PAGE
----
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Can You Amend a Pleading to Allege eDiscovery Abuses?

Posted on September 29th, 2014

In Amusement Industry, Inc. v. Moses Stern No. 07 Civ. 11586 (LAK)(GWG)(S.D.N.Y. Sept. 10, 2014), Plaintiff motioned after the close of discovery to amend its pleading to add a state law claim of “deceit.” The motion alleged Defendant wrongfully omitted key emails from the defense production and improperly and misleadingly listed the email communications on the privilege log. Further, Plaintiff alleged Defendant refused to provide metadata or native files, which was the explanation for why it took so long to file the motion to amend.

Under Fed.R.Civ.Pro. 15(a)(2), federal courts freely allow pleadings to be amended when justice so requires. A party is free to move to amend at any point in the litigation, and the non-moving party bears the burden of showing prejudice, bad faith and futility of the amendment. An amendment can prejudice the non-moving party when it would result in expenditure of significant resources for discovery and delay of the resolution of the dispute.

While a simple delay is not sufficient grounds to deny leave to amend, the court had discretion to deny leave to amend after an inordinate delay with no satisfactory explanation.

How Long Did the Party Wait to File Leave to Amend?

The court held that the delay in filing the motion was unjustified. The moving party knew about the email misconduct in May 2012, and the moving party had the essential elements of the claim in November 2012. Discovery was closed as of November 2013. Yet no effort was made to pursue this claim to amend the pleading until May 2014.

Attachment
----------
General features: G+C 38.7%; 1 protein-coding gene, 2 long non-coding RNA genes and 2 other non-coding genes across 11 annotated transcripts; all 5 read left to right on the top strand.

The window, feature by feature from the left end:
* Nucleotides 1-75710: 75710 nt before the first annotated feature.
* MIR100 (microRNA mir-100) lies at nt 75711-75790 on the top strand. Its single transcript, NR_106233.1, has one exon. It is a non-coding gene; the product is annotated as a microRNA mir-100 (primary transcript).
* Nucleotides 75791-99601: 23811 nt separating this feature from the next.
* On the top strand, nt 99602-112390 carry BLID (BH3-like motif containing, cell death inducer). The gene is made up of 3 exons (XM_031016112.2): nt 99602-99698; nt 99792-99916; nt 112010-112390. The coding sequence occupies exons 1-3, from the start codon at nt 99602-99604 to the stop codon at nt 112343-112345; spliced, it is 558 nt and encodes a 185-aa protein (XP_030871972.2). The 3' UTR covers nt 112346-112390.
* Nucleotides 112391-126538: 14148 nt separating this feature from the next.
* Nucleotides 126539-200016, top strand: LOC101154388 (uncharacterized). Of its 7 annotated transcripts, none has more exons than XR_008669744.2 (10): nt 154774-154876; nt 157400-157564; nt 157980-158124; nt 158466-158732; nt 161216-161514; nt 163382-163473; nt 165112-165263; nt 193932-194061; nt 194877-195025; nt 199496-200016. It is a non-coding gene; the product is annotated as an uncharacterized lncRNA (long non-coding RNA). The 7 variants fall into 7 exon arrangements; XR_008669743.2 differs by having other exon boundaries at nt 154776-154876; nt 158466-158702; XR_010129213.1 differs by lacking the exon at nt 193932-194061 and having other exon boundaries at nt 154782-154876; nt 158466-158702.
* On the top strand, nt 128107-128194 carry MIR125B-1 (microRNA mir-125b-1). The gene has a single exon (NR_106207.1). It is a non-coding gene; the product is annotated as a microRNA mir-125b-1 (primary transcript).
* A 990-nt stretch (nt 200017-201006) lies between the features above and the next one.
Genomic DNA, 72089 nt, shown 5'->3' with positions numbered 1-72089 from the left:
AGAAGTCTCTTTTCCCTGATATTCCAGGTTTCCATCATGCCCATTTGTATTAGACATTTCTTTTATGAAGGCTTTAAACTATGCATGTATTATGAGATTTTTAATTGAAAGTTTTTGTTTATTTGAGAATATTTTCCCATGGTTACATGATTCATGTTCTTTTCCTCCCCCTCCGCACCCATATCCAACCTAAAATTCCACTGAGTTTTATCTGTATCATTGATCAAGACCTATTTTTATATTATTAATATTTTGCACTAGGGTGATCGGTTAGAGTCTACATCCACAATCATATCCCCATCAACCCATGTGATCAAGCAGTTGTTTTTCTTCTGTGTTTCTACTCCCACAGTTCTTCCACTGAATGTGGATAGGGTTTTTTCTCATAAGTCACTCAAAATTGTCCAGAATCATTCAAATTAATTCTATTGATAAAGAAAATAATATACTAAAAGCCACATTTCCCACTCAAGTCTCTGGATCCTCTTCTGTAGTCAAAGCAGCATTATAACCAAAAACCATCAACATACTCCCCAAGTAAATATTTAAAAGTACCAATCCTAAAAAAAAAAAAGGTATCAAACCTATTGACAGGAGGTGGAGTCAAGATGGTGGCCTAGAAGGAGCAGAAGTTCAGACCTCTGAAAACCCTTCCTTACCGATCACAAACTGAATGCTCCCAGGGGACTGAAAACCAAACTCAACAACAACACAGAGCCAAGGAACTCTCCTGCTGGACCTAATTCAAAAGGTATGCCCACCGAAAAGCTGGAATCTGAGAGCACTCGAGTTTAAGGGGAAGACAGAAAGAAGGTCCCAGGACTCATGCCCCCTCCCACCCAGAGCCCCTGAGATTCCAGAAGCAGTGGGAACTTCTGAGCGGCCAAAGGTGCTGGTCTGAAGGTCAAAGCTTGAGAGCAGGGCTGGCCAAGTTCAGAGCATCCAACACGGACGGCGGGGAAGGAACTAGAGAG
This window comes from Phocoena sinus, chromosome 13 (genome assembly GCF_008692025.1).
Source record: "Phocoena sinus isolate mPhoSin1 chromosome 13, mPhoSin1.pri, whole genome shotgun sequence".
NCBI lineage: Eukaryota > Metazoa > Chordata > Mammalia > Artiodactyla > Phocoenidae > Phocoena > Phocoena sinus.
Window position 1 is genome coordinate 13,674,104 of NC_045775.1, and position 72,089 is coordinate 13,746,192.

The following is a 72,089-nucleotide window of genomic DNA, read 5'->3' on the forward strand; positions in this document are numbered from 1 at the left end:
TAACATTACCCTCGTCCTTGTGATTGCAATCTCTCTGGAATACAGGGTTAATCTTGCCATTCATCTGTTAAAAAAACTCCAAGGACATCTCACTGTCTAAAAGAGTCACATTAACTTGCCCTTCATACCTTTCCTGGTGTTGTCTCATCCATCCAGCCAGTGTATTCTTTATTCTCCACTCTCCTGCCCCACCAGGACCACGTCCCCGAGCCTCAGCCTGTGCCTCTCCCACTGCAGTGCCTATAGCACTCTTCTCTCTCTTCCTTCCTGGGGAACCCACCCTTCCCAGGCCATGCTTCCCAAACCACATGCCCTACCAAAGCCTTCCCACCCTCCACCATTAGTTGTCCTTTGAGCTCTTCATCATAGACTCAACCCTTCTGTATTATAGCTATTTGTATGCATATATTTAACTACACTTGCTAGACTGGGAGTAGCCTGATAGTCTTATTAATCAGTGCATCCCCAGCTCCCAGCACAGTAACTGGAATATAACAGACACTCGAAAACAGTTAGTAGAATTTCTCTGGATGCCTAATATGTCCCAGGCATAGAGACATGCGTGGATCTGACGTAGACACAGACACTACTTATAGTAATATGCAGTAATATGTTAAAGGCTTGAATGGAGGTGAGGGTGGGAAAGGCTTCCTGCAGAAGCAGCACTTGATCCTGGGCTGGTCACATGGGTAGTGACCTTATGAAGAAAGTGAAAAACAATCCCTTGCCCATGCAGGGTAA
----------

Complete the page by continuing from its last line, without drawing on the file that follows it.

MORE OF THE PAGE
The court did not give weight to the assertion that Defendants refused to produce metadata or native files, because the moving party failed to show why such lack of information prevented it from “understanding the scope of the conduct at issue.” Therefore, even if true, lack of native files or metadata did not excuse the delay.

Due to the inordinate delay, the court did not consider the burden placed upon the non-moving party to conduct discovery and denied the Motion to Amend.

ILS – Plaintiff Electronic Discovery Experts

Did you know? Harvard Magazine claimed the data in the last two years – a zettabyte – dwarfs the prior record of human civilization.

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